Monday, July 05, 2004

The Continuing Saga of a Young Man's Adventures in Bollywood.

I've lost track of what day it is. I believe people when they tell me it's Monday, but have no real sense of it. Apart from my continuing attempts to keep my conciousness where I want it to be, the film, and indeed the next film in the pipeline have become my dominant concerns - matters of time and place have become distinctly secondary.

First the documentary - this is going well - interviews in the can (ok, ok, on the tape) with Soni Razdan (who's flown back to India to start directing her first movie), Caroline Chikizie (of As If and Footballers Wives fame), and Karen David, who as well being in the new Batman movie, appears to be big in Germany, Austria and Switzerland. I've also done a few little pieces to camera with some of the crew, and an extensive interview with Roddy Matthews, the composer, about the process of writing the songs and incidental music for the film, which was fascinating for me - I'm thinking about campaigning for a little "how the music was done" featurette on the dvd. Tomorrow I'm interviewing Charlie Brooks, and the guys in the film as a group. The footage is being well received, and by the end of the process I will have shot more than 15 hours, so there should be plenty of stuff to turn into a "proper" documentary.

Ok - on to the film. Well, apart from the fact that behind the scenes, the organisation remains in complete chaos, we're almost bang on schedule and there's a really fantastic vibe on set. The actors have really brought the piece to light, and the director, Baz Taylor, has allowed them to improvise, and really play the comedy. As the script, written by Farrukh Dhondy was really strong in the first place, this is leading to some great stuff appearing on screen. The Indian and Western crews have started to develop a mutual respect. At the beginning of the shoot, there was a bit of a sense of "our way is best" from both sides, but that's eased a great deal, and now there is a tangible sense of coming together - I hope I can bring this out in the documentary, as I think that will really be what makes it strong.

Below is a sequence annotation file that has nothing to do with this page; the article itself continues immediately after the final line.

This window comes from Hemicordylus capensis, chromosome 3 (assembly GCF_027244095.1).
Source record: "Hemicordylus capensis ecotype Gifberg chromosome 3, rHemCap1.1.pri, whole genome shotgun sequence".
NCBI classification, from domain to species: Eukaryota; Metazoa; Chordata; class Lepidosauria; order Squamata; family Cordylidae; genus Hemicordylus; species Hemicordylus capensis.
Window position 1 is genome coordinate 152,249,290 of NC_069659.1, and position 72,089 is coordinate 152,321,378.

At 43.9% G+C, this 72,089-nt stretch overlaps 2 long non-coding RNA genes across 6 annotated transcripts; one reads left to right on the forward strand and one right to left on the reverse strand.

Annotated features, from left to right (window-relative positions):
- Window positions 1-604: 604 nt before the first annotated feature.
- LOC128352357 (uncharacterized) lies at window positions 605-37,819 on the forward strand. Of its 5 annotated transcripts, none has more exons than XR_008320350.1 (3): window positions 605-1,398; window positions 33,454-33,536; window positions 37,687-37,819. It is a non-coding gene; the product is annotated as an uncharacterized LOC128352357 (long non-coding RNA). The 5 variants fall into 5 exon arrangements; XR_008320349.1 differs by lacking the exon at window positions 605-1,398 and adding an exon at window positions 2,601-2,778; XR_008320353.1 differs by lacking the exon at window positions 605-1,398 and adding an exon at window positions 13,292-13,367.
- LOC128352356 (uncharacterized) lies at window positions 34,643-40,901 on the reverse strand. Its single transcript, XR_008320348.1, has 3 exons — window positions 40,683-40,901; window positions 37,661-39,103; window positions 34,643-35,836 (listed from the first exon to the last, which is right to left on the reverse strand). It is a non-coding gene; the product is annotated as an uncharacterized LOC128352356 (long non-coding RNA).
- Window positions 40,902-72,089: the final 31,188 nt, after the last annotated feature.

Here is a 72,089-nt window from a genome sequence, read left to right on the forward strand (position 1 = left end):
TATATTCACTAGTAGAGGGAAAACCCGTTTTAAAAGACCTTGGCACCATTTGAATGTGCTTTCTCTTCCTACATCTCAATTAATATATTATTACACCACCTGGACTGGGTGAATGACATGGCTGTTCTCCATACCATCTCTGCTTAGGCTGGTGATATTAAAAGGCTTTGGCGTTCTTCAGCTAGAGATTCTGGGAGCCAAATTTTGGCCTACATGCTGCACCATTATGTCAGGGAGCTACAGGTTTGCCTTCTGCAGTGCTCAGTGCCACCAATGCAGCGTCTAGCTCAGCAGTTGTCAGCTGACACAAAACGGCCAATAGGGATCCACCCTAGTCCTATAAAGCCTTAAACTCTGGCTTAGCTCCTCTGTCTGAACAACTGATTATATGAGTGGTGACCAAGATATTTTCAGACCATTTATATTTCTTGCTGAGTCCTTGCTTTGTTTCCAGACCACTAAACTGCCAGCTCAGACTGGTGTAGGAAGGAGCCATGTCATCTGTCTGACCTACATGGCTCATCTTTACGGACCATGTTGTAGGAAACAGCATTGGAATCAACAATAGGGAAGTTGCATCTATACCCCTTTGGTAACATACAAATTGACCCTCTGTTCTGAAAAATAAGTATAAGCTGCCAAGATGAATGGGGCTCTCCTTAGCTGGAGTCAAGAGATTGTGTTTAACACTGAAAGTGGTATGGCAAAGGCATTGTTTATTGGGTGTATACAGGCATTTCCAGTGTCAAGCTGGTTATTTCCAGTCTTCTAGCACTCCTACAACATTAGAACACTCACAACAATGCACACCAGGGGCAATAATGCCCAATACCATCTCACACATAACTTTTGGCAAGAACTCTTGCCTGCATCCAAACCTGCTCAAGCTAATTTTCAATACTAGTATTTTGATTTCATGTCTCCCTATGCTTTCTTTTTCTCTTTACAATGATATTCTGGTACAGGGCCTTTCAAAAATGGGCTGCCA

One of the most memorable characters in the crew is the Unit Manager, Grover. He is know as either GroverJi, or Mr Grover, but his name appears on all the call sheets simply as "Grover." So it might say First AD: John Smith, Production Supervisor: Deepak Singh, Unit Manager: Grover. Like Cher, Madonna and Pele, he's transcended surname. He is the guy who's got the cash, and controls it with two main tactics - one is the left to right movement of the head which might mean, "sure, of course you can have this £10 for photocopying", but equally might mean "Do we really need to photocopy this? Can't we get someone to write it out?" (Hand written copies of script pages have been floating around today, written out by the continuity person, and dubbed Mumbai Photocopies...) His other method is simply not to be there when someone wants money, which he used a lot at the beginning of the shoot, leading to the early nickname of the disappearing man. He is also a really nice guy, and very funny. I particularly like him, as he's funny on camera, and sings at me quite often. Today he put an end to a fairly major incident when a very angry and drunk man came into the set and started threatening Phil the Grip (who has also transcended the surname, but his has been replaced with a job title). The drunk man was pacified by Mr Grover putting his finger up at him whilst walking away from him at a fairly high speed.

I spent much of today in "the office" which is what my dad, Baz the director, and Peter Joyce, the designer call whatever pub is nearest to the location. Much of it was spent in a rather volatile script meeting about one of the upcoming projects. On the strength of my contribution to the discussions, the director offered me the job as third ad on the picture. When I said I wasn't sure I wanted it, he said "how about 2nd?" It's nice to be offered jobs, even if they aren't quite the right ones. It's still something to think about.

Best wishes all, and see the folks at home soon,